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1719 William Pepperell Signed Legal Document
Colonel WILLIAM PEPPERELL (1646-1734). American Shipbuilder, the owner of one of the great Colonial Shipping Firms; a Selectman 1693-94 and 1698-99; Moderator 1695-99; County Treasurer 1696; Judge 1699; and served for 35 years as Justice of the Peace.
October 20th, 1719-Dated, Kittery, York (Mass/Maine), Manuscript Document Signed ,

"Wm Pepperell: as Justice of the Peace (Colonel William Pepperell Sr.), being an Arrest Writ for Assault, York (Mass.), Very Fine. This original Document measures 6" x 8" with official Paper and Wax Seal at upper left, the content is regarding Colonel William Pepperell's written and signed a writ of arrest, to bring Samuel Seward to Pepperell's home in Kittery and answer a complaint of assault on the Kings Highway. It seeming that a Thomas Cook was thrown down and his shirt and neck cloth were torn by Seward... beautifully Signed "Wm Pepperell" at lower right, and also by Francis Pettigrew on the reverse side with a notation as Constable. Letter is 6x8, in overall very good condition.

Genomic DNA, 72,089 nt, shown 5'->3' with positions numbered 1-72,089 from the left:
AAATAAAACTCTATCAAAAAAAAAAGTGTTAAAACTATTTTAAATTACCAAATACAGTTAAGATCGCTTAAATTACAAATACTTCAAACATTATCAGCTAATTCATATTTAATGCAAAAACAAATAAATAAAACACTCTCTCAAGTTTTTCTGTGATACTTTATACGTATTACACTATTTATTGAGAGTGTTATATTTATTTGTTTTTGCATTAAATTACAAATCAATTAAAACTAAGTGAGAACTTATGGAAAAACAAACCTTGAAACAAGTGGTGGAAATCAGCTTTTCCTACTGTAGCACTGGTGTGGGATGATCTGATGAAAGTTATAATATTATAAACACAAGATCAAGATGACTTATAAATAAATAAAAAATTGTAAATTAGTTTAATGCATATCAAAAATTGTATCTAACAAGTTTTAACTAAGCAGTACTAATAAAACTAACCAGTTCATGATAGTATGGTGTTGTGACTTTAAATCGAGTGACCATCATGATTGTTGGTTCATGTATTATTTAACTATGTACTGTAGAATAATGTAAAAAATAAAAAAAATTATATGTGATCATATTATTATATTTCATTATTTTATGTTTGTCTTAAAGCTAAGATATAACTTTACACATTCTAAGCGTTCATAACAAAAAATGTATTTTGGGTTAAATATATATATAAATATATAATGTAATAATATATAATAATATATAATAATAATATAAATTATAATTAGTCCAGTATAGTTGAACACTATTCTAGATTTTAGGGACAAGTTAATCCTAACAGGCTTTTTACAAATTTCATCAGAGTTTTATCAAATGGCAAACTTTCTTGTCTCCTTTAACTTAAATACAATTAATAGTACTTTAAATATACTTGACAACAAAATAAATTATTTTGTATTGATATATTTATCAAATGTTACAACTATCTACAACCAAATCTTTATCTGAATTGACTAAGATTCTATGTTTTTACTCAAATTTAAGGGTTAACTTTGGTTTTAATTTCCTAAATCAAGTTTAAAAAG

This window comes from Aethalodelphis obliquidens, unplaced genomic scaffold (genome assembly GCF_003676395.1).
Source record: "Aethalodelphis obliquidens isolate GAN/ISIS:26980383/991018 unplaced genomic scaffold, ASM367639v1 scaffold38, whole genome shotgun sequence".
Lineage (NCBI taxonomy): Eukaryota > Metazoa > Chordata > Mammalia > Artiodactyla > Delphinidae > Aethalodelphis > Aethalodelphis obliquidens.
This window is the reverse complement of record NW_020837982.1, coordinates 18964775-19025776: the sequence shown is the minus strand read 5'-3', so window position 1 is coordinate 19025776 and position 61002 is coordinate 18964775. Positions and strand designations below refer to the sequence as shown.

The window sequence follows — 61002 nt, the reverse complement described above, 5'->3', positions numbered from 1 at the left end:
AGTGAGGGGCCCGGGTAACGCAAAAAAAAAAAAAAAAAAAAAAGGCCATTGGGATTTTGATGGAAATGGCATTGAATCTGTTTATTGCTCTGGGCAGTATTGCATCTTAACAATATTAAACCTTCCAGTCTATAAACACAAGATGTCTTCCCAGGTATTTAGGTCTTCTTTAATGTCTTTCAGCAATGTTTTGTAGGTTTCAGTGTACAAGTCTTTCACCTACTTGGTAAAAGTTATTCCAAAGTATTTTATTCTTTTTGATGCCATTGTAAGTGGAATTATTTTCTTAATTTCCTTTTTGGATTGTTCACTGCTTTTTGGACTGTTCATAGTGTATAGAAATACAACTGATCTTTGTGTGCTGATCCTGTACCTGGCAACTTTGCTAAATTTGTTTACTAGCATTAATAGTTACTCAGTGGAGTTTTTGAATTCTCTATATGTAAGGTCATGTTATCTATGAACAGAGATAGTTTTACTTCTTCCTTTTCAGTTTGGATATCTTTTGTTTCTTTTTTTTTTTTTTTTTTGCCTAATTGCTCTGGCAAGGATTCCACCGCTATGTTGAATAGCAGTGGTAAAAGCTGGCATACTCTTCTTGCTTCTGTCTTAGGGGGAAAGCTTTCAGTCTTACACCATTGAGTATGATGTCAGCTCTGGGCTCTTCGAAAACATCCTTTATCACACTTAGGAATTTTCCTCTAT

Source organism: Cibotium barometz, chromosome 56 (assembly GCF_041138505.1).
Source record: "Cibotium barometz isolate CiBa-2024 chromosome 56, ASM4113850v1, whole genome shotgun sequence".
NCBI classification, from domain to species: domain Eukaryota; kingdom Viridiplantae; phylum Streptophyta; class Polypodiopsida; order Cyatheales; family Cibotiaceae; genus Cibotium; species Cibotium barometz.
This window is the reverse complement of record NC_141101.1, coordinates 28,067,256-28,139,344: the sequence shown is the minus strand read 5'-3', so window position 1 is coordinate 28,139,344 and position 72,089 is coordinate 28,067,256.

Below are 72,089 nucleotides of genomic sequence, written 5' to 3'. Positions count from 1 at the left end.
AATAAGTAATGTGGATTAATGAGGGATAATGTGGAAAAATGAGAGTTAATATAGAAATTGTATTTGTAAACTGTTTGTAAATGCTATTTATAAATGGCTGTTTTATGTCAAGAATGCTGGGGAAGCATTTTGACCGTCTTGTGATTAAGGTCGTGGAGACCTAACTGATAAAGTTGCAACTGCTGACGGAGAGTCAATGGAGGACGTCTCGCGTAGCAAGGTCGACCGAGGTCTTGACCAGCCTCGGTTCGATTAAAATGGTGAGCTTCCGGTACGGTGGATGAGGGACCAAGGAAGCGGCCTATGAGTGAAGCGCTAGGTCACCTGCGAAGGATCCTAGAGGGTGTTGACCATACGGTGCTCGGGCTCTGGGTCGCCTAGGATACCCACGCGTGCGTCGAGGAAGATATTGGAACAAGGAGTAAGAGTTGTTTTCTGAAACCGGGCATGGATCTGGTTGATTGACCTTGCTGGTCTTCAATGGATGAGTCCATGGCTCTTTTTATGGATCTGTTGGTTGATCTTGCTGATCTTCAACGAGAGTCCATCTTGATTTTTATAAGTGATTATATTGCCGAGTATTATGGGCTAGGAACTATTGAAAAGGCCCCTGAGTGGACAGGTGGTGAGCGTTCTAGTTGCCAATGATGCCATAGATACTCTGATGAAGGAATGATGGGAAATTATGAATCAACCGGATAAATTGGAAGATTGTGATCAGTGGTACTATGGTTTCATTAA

COLONEL WILLIAM PEPPERELL, was born 1646-47 in Tavistock Parish, Plymouth, Devonshire, Engl. He came to the Isles of Shoals c. 1676 and was engaged in a fishing business with Ambrose Gibbons. (His house site on Appledore Isl. is marked by a bronze tablet.) In 1680 he moved to Kittery where he married Margery Bray, daughter of Capt. John and Joan (Hooper) Bray. Her father, John Bray, was a prominent Kittery shipbuilder whose homestead, built in 1662, is still standing on Pepperell Rd., the oldest standing home in Maine.

Col. William Pepperell purchased property from Thomas Langley adjacent to the Bray homestead and built the Pepperell home. He was a selectman 1693-94 and 1698-99; moderator 1695-99; county treasurer 1696; judge 1699. He served for 35 yrs as Justice of the Peace. He also served as a colonel in the militia and his house was listed as a garrison during the Indian Wars. He and his son William were instrumental in the building of Fort William in 1714, later renamed Fort McClary after the Revolutionary War hero Andrew McClary.

Col. Pepperell became a shipbuilder, the owner of one of the great colonial shipping firms from which he accumulated much wealth, most of which passed to his son Sir William Pepperell. Colonel William Pepperell died 15 Feb 1733/34.
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